Pierre DeGagne is responsible for DBS Private Bank’s selection of funds in both the traditional and alternative assets space. The Singapore-based funds specialist identifies, reviews and communicates the bank’s investment convictions to investors across multiple channels.
An 15-year industry fund selection veteran, DeGagne joined DBS in September 2013 from Standard Chartered, where he had also been head of fund selection. He has also worked at Merrill Lynch and Mercer.
He explained to AsianInvestor how behavioural biases can undermine the fund selection process.
Q Could you explain the fund selection process at DBS?
We have a very qualitative approach to fund selection. As the big overarching concept, we are very focused on trying to identify a sustainable competitive advantage within an investment strategy. On the Singapore funds platform, we have a little over 260 funds.
We have five people who are solely dedicated to fund strategy research and write regular reports on the funds we track. We have full access to the fund managers and the full holdings in their portfolios, which allows us to closely monitor how the managers are managing their portfolios over time. While the assessment of whether a fund manager has competitive advantage or not is qualitative, we also have a stringent quantitative monitoring system.
We start with the view that the overall universe of funds has the same distribution as our universe of funds. As a structural factor, we also know that only 40% of funds beat their benchmark every year, so we would positively recommend only about 100 of the 260-odd funds. From that list, we recommend around 30 on an evergreen asset allocation basis—funds that should be used as the building blocks of portfolio construction.
In addition, there are 10 funds that we recommend as focus funds every quarter after consulting with our chief investment office (CIO). We publish research material on them in the quarterly CIO insights investment strategy report.
Q How do you select a new fund?
When we look at a new idea, we start by looking at all available funds in the space. Eventually five funds make it to the final review process. This will be based on various factors including the quality of the team, their history and the history of the product. We narrow the list down to three funds.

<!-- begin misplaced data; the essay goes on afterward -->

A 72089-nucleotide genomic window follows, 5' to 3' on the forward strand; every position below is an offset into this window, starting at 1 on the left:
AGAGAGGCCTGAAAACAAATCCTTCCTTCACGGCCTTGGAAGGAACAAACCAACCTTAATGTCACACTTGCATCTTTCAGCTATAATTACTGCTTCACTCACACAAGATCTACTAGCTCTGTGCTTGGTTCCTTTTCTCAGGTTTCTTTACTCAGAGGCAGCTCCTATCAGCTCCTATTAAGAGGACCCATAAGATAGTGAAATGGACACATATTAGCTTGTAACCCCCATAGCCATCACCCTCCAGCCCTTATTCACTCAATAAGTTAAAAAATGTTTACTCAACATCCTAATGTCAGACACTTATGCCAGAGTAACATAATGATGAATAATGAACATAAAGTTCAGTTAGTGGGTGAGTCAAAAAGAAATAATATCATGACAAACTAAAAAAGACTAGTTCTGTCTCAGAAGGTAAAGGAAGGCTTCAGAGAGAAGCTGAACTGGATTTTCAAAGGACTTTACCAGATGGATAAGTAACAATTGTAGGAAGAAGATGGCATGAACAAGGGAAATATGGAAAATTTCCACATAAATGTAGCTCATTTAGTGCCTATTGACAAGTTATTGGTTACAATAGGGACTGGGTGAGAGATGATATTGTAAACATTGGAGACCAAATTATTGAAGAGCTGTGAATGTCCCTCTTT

Given that only 40% of funds can have positive ratings, only one out of the three is likely to get a positive rating, despite the fact that all three are good enough to qualify for our platform. That’s why we need to be very discriminating in what we select. The analyst needs to forecast the likelihood of the fund outperforming—is it 55% or 90%? Our process also gauges our analyst conviction, who is judged on that conviction. I add my views to the analyst views and together we come up with a team score for each fund.
We take behavioural biases very seriously, as selection bias can hugely undermine results. While committees are more confident in funds that have performed well, in part because they are easier to sell, we take a very dim view of performance, because it is the number one factor in undermining good selection.
For example, two years ago we wanted to expand our global equity offering. We already had a very good income biased manager that had performed well, but all income-oriented funds had done well. Basic quant screening suggested that we add another, but instead we chose a growth manager that had not performed as well but had a great team and process.
By the end of the following year, that growth fund was one the best performing global equity funds. We achieved that because we had looked beyond just what was performing well. We are always seeking this balance of managers.
Look out for the second part of this Q&A taken from AsianInvestor's June/July 2018 magazine, in which DeGagne discusses the challenges faced by fund selectors as well as the reasons why the private bank decided to consolidate its funds platform.